Polymer solutions are often injected in porous media for applications such as oil recovery and groundwater remediation. As the fluid navigates the tortuous pore space, elastic stresses build up, causing the flow to become unstable at sufficiently large injection rates. However, it is poorly understood how the spatial and temporal characteristics of this unstable flow depend on pore space geometry, which can vary widely between different porous media. We investigate this dependence by systematically varying the spacing between pore constrictions in a one-dimensional ordered array. We find that when the pore spacing is large, unstable eddies form upstream of each constriction, similar to observations of an isolated constriction. By contrast, when the pore spacing is sufficiently small, the flow in the different pores exhibits a surprising bistability, stochastically switching between two distinct unstable flow states. We hypothesize that this unusual behaviour arises from the interplay between elongation and relaxation of polymers as they are advected through the pore space. Consistent with this idea, we find that the flow state in a given pore persists for long times; moreover, flow states are strongly correlated between neighbouring pores. Thus, the characteristics of unstable flow are not determined just by injection conditions and the geometry of the individual pores, but also depend on the spacing between pores. Ultimately, these results help to elucidate the rich array of behaviours that can arise in polymer solution flow through porous media.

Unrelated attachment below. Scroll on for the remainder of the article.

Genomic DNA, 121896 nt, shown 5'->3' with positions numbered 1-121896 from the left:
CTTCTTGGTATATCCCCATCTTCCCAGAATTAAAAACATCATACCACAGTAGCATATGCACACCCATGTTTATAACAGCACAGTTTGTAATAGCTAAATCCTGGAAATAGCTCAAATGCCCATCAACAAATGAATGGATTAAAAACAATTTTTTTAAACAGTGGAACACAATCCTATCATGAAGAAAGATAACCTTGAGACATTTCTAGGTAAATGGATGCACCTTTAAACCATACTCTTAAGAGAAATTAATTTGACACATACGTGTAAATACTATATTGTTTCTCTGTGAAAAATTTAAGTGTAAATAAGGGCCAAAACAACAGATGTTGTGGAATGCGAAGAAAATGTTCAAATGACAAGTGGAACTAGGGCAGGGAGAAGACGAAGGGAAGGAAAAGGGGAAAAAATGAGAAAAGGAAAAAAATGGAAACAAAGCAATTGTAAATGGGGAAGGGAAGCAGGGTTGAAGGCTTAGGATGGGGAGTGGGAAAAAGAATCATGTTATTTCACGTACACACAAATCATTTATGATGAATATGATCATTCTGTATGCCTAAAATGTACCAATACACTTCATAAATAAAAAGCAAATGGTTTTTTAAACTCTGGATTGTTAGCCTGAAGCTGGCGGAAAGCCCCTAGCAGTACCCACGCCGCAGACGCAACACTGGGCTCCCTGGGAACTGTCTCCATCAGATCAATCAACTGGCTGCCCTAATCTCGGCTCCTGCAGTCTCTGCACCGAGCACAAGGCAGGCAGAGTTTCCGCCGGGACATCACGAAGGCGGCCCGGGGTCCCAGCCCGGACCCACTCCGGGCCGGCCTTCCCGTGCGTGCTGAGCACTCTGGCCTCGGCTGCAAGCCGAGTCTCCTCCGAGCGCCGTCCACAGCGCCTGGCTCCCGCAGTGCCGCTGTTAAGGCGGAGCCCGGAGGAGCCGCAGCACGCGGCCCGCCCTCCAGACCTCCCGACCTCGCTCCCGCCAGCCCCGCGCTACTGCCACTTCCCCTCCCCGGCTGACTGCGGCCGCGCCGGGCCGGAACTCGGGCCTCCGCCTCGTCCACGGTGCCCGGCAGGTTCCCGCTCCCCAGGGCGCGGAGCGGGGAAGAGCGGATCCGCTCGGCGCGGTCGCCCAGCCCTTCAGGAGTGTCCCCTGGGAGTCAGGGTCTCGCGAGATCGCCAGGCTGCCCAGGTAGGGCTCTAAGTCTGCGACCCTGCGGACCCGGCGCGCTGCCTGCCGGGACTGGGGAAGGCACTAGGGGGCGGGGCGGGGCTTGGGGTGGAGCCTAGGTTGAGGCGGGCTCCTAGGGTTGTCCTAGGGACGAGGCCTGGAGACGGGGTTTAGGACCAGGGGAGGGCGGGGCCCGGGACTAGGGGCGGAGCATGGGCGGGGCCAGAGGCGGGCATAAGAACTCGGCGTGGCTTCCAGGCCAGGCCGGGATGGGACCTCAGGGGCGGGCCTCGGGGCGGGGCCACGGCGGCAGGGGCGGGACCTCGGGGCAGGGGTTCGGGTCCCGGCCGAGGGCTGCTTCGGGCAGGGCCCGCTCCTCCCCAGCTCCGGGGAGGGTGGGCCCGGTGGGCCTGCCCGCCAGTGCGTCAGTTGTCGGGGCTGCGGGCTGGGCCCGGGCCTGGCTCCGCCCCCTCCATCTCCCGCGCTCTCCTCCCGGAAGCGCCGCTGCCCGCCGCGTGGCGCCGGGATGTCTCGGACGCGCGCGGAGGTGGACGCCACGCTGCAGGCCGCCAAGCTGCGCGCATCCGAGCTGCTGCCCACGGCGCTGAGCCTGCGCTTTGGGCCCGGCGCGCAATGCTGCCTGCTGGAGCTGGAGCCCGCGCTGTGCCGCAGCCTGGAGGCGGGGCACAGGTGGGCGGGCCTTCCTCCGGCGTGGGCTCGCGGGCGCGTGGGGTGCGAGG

All Science Journal Classification (ASJC) codes
- Condensed Matter Physics
- Mechanics of Materials
- Mechanical Engineering
- porous media